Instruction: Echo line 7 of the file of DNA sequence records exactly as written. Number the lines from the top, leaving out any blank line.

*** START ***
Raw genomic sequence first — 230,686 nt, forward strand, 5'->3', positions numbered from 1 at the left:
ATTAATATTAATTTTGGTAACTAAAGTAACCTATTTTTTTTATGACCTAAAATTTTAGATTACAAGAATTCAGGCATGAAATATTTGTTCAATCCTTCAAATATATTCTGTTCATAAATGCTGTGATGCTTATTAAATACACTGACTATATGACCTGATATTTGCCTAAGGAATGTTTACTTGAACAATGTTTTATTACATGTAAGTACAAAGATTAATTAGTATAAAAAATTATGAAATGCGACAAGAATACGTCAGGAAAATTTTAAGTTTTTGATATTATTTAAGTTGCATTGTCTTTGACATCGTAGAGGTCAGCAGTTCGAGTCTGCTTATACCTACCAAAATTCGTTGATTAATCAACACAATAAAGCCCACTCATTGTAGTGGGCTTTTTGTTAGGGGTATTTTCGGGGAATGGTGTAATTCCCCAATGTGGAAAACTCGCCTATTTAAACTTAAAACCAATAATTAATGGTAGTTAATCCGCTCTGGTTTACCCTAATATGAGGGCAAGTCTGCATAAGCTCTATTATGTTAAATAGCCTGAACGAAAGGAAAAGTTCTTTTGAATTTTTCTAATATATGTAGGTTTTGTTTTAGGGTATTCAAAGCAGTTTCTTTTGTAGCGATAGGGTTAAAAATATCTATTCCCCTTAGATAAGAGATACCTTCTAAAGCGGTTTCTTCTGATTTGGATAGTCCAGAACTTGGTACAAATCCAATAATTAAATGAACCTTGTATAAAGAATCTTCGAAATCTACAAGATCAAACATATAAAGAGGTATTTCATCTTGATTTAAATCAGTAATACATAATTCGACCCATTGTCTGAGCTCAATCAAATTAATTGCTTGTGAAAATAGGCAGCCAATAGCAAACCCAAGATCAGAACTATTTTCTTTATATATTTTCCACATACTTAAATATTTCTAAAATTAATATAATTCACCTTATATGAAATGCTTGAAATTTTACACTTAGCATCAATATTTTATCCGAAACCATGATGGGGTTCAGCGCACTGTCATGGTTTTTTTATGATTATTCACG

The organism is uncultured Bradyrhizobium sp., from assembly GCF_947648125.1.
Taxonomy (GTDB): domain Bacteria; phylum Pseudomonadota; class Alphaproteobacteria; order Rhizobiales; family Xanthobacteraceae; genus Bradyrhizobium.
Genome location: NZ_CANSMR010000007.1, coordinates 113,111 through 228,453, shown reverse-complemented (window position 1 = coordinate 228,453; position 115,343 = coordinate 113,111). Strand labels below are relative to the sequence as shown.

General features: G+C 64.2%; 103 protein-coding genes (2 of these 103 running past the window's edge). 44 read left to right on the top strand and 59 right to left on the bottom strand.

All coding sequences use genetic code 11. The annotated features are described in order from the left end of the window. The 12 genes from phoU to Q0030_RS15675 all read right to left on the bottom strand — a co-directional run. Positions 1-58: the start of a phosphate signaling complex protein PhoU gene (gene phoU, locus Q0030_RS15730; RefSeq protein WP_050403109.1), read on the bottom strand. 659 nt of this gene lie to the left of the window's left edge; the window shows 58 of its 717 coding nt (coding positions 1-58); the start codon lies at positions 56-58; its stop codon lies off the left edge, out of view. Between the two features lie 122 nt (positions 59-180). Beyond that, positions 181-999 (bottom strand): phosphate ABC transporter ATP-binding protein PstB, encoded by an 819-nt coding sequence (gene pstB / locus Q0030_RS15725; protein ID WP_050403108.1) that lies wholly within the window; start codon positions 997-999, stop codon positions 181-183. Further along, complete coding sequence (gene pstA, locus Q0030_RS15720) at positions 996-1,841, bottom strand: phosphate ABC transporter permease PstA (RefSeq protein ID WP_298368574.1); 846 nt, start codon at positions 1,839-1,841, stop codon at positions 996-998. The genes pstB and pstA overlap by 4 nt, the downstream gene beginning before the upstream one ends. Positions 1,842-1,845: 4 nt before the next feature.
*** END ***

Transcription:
All coding sequences use genetic code 11. The annotated features are described in order from the left end of the window. The 12 genes from phoU to Q0030_RS15675 all read right to left on the bottom strand — a co-directional run. Positions 1-58: the start of a phosphate signaling complex protein PhoU gene (gene phoU, locus Q0030_RS15730; RefSeq protein WP_050403109.1), read on the bottom strand. 659 nt of this gene lie to the left of the window's left edge; the window shows 58 of its 717 coding nt (coding positions 1-58); the start codon lies at positions 56-58; its stop codon lies off the left edge, out of view. Between the two features lie 122 nt (positions 59-180). Beyond that, positions 181-999 (bottom strand): phosphate ABC transporter ATP-binding protein PstB, encoded by an 819-nt coding sequence (gene pstB / locus Q0030_RS15725; protein ID WP_050403108.1) that lies wholly within the window; start codon positions 997-999, stop codon positions 181-183. Further along, complete coding sequence (gene pstA, locus Q0030_RS15720) at positions 996-1,841, bottom strand: phosphate ABC transporter permease PstA (RefSeq protein ID WP_298368574.1); 846 nt, start codon at positions 1,839-1,841, stop codon at positions 996-998. The genes pstB and pstA overlap by 4 nt, the downstream gene beginning before the upstream one ends. Positions 1,842-1,845: 4 nt before the next feature.